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Dish and AWS team up to bring 5G mobile networking to the cloud

Dish and AWS are partnering to create the first cloud-based 5G network, a move that’s likely to shake up the telecom industry. Through the use of Open Radio Access Network (O-RAN) technology, Dish plans to launch its first stand-alone cloud-based network in Las Vegas later this year. The partnership puts Dish on track to become the fourth major 5G provider in the US, and would mark the first significant attempt to replicate core elements of a telecommunications network in the cloud, per Bloomberg.

Using O-RAN will grant Dish more flexibility with its limited spectrum and reduces the need for physical equipment. O-RAN is a disaggregated approach to mobile connectivity that uses software to deploy mobile networks over cloud infrastructure. That approach is crucial for Dish, which lacks the physical infrastructure built up by competitors like Verizon and AT&T. A cloud-based network will also enable Dish to flexibly scale capacity up or down according to traffic volume and deliver a variety of data-intensive 5G applications.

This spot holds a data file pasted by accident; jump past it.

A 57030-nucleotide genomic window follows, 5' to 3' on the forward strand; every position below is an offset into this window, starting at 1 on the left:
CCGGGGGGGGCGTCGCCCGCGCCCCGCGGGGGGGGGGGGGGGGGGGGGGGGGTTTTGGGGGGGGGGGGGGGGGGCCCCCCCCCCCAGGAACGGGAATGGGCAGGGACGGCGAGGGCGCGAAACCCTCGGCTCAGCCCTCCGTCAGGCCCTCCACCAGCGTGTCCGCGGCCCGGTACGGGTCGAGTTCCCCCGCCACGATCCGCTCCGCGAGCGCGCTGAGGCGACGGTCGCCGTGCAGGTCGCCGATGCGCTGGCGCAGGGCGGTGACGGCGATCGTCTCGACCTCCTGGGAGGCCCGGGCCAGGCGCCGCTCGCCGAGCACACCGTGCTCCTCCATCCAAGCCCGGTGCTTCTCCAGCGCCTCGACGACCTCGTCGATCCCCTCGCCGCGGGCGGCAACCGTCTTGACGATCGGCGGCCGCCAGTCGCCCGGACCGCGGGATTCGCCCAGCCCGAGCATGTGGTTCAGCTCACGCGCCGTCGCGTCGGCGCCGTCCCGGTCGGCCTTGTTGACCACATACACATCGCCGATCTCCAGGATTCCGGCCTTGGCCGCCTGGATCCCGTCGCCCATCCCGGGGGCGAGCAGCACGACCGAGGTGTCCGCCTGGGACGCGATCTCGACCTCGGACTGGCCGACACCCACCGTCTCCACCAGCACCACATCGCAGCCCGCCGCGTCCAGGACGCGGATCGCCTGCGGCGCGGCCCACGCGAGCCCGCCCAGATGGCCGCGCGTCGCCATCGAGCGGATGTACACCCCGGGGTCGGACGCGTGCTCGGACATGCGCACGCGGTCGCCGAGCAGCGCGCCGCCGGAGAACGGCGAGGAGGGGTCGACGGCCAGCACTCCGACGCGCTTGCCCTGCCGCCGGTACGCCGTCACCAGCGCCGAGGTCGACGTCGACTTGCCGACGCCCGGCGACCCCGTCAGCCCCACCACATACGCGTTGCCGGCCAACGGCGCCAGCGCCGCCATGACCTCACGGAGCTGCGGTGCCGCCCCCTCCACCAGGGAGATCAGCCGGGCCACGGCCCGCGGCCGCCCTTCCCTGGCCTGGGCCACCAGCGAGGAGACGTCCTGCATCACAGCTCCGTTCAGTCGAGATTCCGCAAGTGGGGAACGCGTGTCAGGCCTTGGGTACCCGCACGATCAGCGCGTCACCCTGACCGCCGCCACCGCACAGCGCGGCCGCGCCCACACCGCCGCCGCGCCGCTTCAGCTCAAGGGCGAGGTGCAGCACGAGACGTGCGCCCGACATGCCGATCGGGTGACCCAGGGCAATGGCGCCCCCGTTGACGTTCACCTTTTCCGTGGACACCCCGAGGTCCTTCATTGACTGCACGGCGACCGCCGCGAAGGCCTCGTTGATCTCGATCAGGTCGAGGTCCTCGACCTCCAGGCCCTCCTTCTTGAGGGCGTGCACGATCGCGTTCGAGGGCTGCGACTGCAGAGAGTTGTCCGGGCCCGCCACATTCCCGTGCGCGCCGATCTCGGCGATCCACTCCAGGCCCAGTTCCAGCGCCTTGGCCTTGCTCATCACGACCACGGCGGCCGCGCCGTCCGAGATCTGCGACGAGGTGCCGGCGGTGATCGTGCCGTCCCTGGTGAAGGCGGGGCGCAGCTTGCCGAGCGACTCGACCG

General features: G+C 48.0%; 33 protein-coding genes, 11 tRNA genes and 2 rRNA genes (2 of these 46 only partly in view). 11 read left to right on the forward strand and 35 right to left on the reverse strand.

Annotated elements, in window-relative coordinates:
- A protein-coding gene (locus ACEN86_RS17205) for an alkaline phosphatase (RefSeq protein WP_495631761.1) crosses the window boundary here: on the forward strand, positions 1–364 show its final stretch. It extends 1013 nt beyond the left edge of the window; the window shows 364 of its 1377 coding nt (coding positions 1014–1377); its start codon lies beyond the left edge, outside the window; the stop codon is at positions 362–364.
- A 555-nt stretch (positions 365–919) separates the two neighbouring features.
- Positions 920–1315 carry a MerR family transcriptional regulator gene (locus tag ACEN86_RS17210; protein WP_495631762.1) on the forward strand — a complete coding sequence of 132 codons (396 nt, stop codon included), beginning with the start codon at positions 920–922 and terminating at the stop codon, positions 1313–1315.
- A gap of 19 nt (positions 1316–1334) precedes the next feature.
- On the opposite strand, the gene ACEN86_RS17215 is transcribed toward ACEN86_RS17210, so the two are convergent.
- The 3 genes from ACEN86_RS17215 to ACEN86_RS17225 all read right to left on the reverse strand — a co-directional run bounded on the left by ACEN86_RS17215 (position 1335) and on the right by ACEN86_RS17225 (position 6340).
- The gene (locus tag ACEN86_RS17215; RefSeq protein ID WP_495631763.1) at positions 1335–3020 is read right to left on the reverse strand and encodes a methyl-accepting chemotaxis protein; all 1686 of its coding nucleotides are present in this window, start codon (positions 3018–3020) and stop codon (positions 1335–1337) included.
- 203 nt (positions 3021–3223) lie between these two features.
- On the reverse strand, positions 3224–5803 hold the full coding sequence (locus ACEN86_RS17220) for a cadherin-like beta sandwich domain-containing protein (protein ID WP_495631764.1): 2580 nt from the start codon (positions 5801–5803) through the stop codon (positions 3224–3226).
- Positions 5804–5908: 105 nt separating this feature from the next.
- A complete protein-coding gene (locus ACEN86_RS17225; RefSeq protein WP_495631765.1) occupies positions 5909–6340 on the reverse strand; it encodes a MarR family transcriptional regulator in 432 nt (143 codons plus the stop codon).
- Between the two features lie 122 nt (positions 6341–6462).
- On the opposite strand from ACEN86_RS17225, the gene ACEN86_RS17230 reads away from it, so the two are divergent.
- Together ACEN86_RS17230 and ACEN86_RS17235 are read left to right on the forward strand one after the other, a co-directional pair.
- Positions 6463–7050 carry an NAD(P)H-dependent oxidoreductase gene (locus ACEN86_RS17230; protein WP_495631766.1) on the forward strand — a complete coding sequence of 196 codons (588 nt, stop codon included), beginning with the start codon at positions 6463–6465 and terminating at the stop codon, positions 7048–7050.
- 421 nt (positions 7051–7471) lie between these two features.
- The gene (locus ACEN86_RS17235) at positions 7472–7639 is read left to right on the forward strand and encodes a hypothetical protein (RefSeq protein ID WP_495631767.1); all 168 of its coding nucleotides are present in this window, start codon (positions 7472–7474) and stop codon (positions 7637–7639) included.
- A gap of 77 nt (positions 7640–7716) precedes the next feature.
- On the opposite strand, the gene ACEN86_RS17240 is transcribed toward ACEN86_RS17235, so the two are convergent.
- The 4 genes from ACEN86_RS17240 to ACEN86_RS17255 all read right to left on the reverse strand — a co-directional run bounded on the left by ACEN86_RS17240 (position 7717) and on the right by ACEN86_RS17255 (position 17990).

Despite its late arrival, Dish’s cloud-native approach could give it a competitive edge just as US 5G adoption begins to take off. Between 2021 and 2023, we predict the percentage of the US population with 5G mobile phone subscriptions will increase from 12.3% to 37.5%. Dish will arrive on the 5G scene far later than competitors—which represents a major challenge—but the low starting cost of its approach could still give it an advantage by helping to undercut other telecoms on price. Although Dish currently has the fourth-largest spectrum holding of US wireless carriers, the clock is ticking: If Dish doesn’t start deploying 5G before mid-2023, it risks losing some of its wireless spectrum licenses, per CNBC.

The Dish-AWS partnership is mutually beneficial, but Amazon could see a greater benefit. Though Microsoft is reportedly interested in 5G cloud networks and AWS has explored 5G edge computing with Verizon in the past, the Dish deal marks the first true attempt to replicate the physical infrastructure of a telecom network in the cloud. If it works, AWS could take this model and apply it to other telecoms. Dave Brown, VP of AWS’ core Elastic Compute Cloud service, hinted to CNBC that AWS may partner with other telecoms to build their own cloud-based 5G networks down the line. This could open the doors to a significant new growth area for AWS' future business.